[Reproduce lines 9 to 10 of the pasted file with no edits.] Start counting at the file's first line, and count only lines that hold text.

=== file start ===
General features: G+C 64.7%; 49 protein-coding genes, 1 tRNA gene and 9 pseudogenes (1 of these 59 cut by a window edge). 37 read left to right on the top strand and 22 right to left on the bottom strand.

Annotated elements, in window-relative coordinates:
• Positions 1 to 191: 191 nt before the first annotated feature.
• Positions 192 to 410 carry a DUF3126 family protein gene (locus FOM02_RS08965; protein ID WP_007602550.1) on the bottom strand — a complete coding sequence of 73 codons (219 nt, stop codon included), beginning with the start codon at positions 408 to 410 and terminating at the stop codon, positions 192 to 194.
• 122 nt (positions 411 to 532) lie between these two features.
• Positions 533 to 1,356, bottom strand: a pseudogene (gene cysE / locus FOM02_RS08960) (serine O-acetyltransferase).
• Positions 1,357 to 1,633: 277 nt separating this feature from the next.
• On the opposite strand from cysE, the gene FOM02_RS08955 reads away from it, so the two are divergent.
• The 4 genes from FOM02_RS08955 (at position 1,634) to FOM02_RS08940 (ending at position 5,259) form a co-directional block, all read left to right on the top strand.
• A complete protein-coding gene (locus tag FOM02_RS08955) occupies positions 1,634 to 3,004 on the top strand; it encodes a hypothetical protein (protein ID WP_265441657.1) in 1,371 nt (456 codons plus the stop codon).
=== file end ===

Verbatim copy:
• The 4 genes from FOM02_RS08955 (at position 1,634) to FOM02_RS08940 (ending at position 5,259) form a co-directional block, all read left to right on the top strand.
• A complete protein-coding gene (locus tag FOM02_RS08955) occupies positions 1,634 to 3,004 on the top strand; it encodes a hypothetical protein (protein ID WP_265441657.1) in 1,371 nt (456 codons plus the stop codon).